Jewish groups slam NY Mayor de Blasio for 'scapegoating' Jewish community

The signatories requested a meeting with the mayor “to discuss constructive approaches to respond to the pandemic.”

New York City Mayor Bill de Blasio speaks in Brooklyn synagogue, declaring war on antisemitism (photo credit: CONSULATE GENERAL IN NEW YORK)
New York City Mayor Bill de Blasio speaks in Brooklyn synagogue, declaring war on antisemitism
(photo credit: CONSULATE GENERAL IN NEW YORK)
Dozens of Jewish organizations and Jewish leaders are unhappy with New York City Mayor Bill de Blasio, and they let him know about it in an open letter.
The letter released Wednesday accused de Blasio of “scapegoating” the Jewish community in response to a large Hasidic funeral in Brooklyn on Tuesday night for a rabbi who had died of the coronavirus. Jewish Insider posted the letter, which included signers from across the denominational spectrum as well as some city and state lawmakers.
De Blasio in a tweet early Wednesday condemned “the Jewish community” in a trio of Twitter posts announcing that he had instructed his Police Department to fine or even arrest social distancing violators.
The letter pointed out that the funeral for Rabbi Chaim Mertz had received a street permit from the Police Department, calling the action “a mistake.” Similarly, the letter said, “it is also a mistake to single out an entire community and then threaten incarceration.”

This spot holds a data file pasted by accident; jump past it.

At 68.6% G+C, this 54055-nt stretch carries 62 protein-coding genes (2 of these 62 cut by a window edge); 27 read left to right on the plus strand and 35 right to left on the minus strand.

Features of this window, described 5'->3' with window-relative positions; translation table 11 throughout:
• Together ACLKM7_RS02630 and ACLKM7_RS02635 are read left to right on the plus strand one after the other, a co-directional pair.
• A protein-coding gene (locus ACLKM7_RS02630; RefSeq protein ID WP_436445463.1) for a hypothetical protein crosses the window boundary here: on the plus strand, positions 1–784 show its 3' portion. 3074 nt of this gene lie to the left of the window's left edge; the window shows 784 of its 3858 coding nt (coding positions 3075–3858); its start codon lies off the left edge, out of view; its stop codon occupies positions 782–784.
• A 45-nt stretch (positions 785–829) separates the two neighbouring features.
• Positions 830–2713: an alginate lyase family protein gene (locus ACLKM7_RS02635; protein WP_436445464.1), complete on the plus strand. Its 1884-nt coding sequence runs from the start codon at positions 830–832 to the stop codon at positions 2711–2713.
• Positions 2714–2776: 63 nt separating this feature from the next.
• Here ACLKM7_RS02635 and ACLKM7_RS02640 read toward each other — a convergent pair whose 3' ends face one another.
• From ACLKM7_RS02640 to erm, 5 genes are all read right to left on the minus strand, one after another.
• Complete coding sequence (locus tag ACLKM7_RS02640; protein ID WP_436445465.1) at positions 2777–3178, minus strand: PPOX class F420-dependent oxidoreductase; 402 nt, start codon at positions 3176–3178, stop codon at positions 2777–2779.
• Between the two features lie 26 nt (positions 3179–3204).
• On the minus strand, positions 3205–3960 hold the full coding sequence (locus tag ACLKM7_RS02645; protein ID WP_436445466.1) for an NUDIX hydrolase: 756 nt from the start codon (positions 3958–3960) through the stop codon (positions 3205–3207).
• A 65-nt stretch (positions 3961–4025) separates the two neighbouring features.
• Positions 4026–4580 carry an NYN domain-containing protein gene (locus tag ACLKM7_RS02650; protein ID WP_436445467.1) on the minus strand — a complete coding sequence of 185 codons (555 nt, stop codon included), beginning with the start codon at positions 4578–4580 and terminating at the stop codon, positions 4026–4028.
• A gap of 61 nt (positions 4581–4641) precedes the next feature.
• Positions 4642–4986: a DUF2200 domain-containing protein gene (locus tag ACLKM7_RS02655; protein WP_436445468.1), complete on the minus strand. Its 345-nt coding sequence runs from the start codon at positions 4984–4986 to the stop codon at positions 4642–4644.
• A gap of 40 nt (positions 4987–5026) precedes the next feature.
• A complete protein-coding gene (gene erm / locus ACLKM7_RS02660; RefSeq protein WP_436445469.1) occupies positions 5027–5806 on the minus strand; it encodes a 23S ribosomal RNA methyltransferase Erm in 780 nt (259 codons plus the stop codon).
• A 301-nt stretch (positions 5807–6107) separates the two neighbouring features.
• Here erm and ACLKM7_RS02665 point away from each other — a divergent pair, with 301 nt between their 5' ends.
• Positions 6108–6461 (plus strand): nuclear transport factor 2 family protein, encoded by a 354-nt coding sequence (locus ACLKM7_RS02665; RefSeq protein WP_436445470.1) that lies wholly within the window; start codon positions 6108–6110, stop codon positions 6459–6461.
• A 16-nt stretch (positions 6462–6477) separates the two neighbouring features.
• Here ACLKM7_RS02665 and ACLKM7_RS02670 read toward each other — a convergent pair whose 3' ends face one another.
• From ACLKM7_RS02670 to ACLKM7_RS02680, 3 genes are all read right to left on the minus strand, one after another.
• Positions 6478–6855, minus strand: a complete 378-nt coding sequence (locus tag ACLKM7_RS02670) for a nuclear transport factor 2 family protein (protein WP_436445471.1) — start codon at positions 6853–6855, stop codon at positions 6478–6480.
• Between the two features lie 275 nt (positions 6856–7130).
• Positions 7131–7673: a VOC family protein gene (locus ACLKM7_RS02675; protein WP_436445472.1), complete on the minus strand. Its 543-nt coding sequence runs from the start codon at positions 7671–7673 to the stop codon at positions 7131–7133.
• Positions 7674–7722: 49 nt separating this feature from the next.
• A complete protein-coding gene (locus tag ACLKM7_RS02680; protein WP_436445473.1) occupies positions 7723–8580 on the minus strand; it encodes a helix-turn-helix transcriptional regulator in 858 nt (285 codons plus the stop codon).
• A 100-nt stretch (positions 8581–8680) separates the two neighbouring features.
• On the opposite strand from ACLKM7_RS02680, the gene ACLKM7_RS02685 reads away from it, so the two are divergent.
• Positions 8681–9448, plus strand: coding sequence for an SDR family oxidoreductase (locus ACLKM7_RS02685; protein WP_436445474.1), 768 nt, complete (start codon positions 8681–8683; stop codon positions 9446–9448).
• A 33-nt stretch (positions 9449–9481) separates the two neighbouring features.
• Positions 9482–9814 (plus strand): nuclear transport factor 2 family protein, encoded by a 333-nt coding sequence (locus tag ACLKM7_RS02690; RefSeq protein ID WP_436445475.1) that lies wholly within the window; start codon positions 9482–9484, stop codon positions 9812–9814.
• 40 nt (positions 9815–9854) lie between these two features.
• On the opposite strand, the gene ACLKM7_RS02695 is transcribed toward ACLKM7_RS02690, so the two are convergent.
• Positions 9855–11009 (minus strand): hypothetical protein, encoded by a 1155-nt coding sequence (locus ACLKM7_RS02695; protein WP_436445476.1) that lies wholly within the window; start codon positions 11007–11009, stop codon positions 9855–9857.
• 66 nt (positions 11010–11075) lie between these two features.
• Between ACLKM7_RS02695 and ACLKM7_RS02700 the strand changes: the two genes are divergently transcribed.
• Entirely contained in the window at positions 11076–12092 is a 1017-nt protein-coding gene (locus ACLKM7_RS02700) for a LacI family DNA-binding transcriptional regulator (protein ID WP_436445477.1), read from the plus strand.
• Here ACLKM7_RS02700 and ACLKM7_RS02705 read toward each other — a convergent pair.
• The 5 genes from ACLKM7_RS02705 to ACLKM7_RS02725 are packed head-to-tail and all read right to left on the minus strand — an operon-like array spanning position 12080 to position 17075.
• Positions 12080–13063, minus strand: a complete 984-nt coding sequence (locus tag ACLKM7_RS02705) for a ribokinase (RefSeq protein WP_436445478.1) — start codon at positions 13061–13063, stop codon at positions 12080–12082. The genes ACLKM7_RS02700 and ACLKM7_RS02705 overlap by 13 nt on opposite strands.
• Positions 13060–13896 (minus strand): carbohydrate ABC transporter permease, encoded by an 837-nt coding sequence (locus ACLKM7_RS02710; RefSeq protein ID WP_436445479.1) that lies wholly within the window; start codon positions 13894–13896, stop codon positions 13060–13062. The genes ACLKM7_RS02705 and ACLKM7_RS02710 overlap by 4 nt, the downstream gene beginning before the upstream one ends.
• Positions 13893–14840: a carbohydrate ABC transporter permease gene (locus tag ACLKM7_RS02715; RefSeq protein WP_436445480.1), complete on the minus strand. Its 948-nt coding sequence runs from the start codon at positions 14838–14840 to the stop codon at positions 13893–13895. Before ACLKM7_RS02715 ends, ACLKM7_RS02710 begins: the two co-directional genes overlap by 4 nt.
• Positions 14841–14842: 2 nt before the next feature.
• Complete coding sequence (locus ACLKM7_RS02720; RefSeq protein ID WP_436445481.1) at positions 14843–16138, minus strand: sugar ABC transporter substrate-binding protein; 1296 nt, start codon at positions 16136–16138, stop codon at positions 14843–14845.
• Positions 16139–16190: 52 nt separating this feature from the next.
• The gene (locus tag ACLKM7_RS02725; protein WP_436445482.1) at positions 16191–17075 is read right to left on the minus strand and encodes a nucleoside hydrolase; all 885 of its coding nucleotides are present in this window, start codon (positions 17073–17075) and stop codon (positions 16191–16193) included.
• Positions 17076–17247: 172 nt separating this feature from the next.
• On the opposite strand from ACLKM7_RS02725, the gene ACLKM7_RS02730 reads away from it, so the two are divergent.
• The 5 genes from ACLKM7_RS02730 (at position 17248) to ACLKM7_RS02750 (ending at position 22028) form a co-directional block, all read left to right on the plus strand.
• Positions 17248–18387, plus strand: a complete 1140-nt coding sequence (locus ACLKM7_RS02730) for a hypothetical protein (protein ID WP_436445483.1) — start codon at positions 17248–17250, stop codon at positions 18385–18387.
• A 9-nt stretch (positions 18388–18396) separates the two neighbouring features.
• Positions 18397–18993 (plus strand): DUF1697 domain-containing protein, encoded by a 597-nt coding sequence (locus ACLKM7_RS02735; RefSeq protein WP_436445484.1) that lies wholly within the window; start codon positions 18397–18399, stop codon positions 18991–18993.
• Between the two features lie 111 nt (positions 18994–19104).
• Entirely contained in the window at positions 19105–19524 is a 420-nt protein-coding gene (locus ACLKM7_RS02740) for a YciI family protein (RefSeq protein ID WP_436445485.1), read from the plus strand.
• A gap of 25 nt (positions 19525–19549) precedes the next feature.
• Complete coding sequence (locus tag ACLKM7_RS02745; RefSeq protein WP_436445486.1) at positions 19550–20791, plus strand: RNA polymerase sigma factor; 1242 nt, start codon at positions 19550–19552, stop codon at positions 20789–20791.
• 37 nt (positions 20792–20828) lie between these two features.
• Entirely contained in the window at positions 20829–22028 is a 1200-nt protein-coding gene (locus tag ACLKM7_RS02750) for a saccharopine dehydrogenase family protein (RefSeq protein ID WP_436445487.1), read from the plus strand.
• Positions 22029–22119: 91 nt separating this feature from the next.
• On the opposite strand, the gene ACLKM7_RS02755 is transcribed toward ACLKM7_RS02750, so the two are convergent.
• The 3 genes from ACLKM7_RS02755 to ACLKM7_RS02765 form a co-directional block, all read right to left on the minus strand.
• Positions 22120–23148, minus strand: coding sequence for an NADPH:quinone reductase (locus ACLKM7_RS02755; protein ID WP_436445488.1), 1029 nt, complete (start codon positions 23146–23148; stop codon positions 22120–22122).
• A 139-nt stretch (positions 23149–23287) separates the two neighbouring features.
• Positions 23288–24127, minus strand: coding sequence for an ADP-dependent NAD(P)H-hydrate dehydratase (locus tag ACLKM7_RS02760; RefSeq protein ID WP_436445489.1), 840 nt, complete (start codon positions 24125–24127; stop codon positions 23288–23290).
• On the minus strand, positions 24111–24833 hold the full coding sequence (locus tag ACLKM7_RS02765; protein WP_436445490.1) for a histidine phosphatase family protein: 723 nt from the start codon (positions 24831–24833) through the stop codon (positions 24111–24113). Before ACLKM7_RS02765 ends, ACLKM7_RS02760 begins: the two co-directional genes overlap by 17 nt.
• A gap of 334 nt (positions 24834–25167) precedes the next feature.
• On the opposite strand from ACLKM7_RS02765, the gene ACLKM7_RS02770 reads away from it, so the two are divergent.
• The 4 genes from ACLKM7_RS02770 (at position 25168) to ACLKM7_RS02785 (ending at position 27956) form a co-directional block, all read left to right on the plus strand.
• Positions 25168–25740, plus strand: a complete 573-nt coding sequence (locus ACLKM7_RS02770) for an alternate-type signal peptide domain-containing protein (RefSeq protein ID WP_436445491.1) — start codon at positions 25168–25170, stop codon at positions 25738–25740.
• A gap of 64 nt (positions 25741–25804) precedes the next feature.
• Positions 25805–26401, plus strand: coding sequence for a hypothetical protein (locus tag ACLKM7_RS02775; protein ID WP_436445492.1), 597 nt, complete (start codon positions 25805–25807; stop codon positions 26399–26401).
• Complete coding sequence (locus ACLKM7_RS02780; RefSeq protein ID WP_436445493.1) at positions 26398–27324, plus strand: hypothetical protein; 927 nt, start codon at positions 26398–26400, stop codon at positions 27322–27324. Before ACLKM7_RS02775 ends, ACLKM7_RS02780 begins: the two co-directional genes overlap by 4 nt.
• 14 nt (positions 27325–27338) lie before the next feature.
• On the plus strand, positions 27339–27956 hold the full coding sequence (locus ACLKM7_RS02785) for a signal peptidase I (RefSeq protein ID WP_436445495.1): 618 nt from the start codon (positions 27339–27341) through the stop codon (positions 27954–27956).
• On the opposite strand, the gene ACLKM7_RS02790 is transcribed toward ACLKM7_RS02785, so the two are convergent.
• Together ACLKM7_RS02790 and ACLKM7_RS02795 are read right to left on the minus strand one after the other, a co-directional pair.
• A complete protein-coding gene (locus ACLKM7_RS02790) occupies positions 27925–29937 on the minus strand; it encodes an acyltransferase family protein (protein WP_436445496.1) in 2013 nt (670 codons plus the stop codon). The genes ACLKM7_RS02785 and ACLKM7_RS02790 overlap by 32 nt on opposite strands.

The signatories requested a meeting with the mayor “to discuss constructive approaches to respond to the pandemic.”
“In the midst of an historic wave of anti-Semitic hate violence in New York City, our community — like the Asian community — has been feeling the pain of being singled out and blamed for the spread of this deadly disease,” read the letter organized by the New York Jewish Agenda group. “This singling out is especially potent because it aligns with longstanding antisemitic tropes that have, for millennia, blamed Jews for societal ills. Laying blame upon Hasidic communities — among the most visible members of our Jewish family — will not stop the spread of COVID-19, and referring to these particular communities as ‘the Jewish community’ both flattens a diverse group of New Yorkers into a single bloc and fuels the anti-Semitic hatreds that bubble beneath the surface of our society.”
On Wednesday, de Blasio stood by his warnings of police action against social distancing violators but apologized for the tone of his tweets.
“I regret if the way I said it in any way gave people the feeling of being treated the wrong way,” he said.